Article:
Programs by Campus

Fort Wayne

English and Linguistics

Cross-Listed Courses


The following courses are taught in the Department of English and Linguistics at the Fort Wayne campus.

  • ENG–B 501 Professional Scholarship in Literature (3 cr.) Materials, tools, and methods of research.
  • ENG–B 502 Introduction to Literacy Studies and the Teaching of College English (3 cr.) Provides an overview of literacy studies while also focusing on the literacy practices and beliefs of particular groups. The course moves beyond reductive discussions of literacy by introducing students to a range of literacy studies scholarship that challenges popular conceptualizations of literacy.
  • ENG–B 605 Critical Theory (3 cr.) Survey of contemporary critical approaches to literary, language, and rhetorical studies.
  • ENG–B 612 Chaucer (3 cr.) Critical analysis of The Canterbury Tales, Troilus and Criseyde, and selected shorter poems.
  • ENG–B 613 Middle English Literature (3 cr.) Selected themes and writers in English from 1100 to 1500.
  • ENG–B 622 Elizabethan Poetry (3 cr.) Spenser and other major Elizabethan poets.
  • ENG–B 624 Elizabethan Drama and Its Background (3 cr.) English drama, excluding Shakespeare, from the Middle Ages to 1642.
  • ENG–B 625 Shakespeare (3 cr.) Critical analysis of selected texts.
  • ENG–B 627 English Poetry of the Early Seventeenth Century (3 cr.) Major poets and their intellectual milieu, 1600–1660.
  • ENG–B 628 Milton (3 cr.) Poetry and prose, with special attention to Paradise Lost, Paradise Regained, and Samson Agonistes.
  • ENG–B 635 British Literature 1660-1790 (3 cr.) Poetry and nonfiction prose. Emphasis on Dryden, Pope, Swift, and Johnson and his circle.
  • ENG–B 637 Restoration and Eighteenth-Century Drama (3 cr.) English drama from 1660 to 1800.
  • ENG–B 639 British Fiction to 1800 (3 cr.)
  • ENG–B 642 Romantic Literature (3 cr.) Blake, Wordsworth, Coleridge, Byron, Shelley, Keats, and other writers of the British Romantic movement.
  • ENG–B 644 Victorian Literature (3 cr.) Poetry and nonfiction prose from 1837 to 1900.
  • ENG–B 645 British Fiction 1800-1900 (3 cr.)
  • ENG–B 648 Twentieth-Century British Poetry (3 cr.)
  • ENG–B 649 Twentieth-Century British Fiction (3 cr.)
  • ENG–B 651 American Literature 1800-1865 (3 cr.)
  • ENG–B 652 American Literature 1865-1914 (3 cr.)
  • ENG–B 654 American Literature since 1914 (3 cr.)
  • ENG–B 655 American Fiction to 1900 (3 cr.)
  • ENG–B 656 Twentieth-Century American Fiction (3 cr.) American fiction since 1900, including such writers as Dreiser, Lewis, Fitzgerald, Hemingway, and Faulkner.
  • ENG–B 657 Recent Writing (3 cr.) May be repeated once for credit with a different topic.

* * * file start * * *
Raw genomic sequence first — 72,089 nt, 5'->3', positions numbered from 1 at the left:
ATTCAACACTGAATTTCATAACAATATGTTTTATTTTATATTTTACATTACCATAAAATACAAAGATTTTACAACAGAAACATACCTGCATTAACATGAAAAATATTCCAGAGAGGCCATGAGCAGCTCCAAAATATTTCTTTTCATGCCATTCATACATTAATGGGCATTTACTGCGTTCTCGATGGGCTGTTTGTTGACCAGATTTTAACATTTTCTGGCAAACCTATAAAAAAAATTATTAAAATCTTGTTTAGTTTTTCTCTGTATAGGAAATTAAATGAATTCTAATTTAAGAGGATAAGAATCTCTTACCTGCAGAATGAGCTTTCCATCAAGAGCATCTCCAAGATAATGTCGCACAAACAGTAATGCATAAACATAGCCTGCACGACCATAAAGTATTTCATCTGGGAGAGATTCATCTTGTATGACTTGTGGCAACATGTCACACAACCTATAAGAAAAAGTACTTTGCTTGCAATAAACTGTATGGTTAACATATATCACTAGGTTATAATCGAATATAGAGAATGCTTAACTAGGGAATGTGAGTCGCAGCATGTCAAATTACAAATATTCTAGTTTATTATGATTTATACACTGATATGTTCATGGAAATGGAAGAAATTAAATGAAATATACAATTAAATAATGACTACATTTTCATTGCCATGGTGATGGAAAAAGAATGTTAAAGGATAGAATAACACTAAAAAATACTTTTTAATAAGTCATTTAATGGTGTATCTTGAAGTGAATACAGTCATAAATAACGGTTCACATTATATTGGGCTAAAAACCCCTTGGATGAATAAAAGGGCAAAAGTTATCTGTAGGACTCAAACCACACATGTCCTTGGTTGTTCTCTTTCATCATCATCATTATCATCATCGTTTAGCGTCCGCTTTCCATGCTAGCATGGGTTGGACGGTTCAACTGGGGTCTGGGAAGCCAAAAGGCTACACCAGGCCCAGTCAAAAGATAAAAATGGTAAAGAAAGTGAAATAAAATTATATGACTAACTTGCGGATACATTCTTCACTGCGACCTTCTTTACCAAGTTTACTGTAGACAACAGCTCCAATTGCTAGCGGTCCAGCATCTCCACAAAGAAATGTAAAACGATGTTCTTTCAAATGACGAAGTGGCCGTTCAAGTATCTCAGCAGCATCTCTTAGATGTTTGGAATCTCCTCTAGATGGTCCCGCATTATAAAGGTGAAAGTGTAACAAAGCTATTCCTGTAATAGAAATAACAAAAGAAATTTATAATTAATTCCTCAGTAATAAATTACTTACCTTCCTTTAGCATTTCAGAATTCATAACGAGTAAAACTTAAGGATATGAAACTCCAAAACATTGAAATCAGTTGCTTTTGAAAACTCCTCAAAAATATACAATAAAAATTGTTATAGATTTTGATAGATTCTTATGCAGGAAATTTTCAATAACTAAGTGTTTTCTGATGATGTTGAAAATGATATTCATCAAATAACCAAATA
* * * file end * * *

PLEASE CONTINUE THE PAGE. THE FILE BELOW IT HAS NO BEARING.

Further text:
• ENG–B 660 Studies in British and American Writers (3 cr.) May be repeated once for credit with a different topic.
  • ENG–B 666 Survey of Children’s Literature (3 cr.) Survey of literature for children and adolescents from the medieval period to the present.
  • ENG–B 668 Topics in Children’s Literature (3 cr.) Study of a period, a genre, or a group of writers. May be repeated once for credit with a different topic.
  • ENG–B 673 Studies in Women and Literature (3 cr.) Women writers and literary representations of women.
  • ENG–B 675 Studies in American Ethnic and Minority Literature and Culture (3 cr.) May be repeated once for credit with a different topic.
  • ENG–B 680 Special Topics in Literary Study and Theory (3 cr.) Readings in sociological, political, psychological, and other approaches to literature. May be repeated once for credit with a different topic.
  • ENG–B 688 Irish Literature and Culture (3 cr.) Study of one writer, a group of writers, a period, or a genre. May be repeated once for credit with a different topic.
  • ENG–B 695 Individual Readings in English (1–3 cr.) Independent study.
  • ENG–B 699 Master’s Thesis (3–6 cr.)
  • ENG–B 712 Chaucer (3 cr.) P: ENG B612, B613, or equivalent.
  • ENG–B 725 Shakespeare (3 cr.)
  • ENG–B 731 Milton (3 cr.)
  • ENG–B 733 Restoration and Augustan Literature (3 cr.)
  • ENG–B 739 British Fiction to 1800 (3 cr.)
  • ENG–B 741 Romantic Literature (3 cr.)
  • ENG–B 743 Victorian Literature (3 cr.)
  • ENG–B 745 British Fiction 1800-1900 (3 cr.)
  • ENG–B 749 Twentieth-Century British Literature (3 cr.)
  • ENG–B 751 Major American Writers 1700-1855 (3 cr.)
  • ENG–B 753 Major American Writers 1855 to the Present (3 cr.)
  • ENG–B 780 Special Studies in British and American Literature (3 cr.)
Writing and Rhetoric
  • ENG–C 501 Teaching of Composition in College (1–2 cr.) Practical teaching of composition; current theories and policies.
  • ENG–C 505 Teaching Composition: Issues and Approaches (2–3 cr.) P: Permission of instructor. Fundamental issues in the teaching of writing. Topics include teaching invention and revision, diagnosing errors, teaching style and organization, making assignments, and evaluating student writing.
  • ENG–C 507 Writing Center Theory and Praxis (3 cr.) Examines techniques for responding to writers in writing centers, including nontraditional populations and writers in various disciplines. Understand and test cognitive, social constructionist, and collaborative theories through consulting in the writing center mentored by experience writing consultants and the director. Write journals, a case study outline, and a paper linking theory to practice.
  • ENG–C 511 Writing Fiction (3 cr.) P: Permission of the instructor.
  • ENG–C 513 Writing Poetry (3 cr.) P: Permission of the instructor.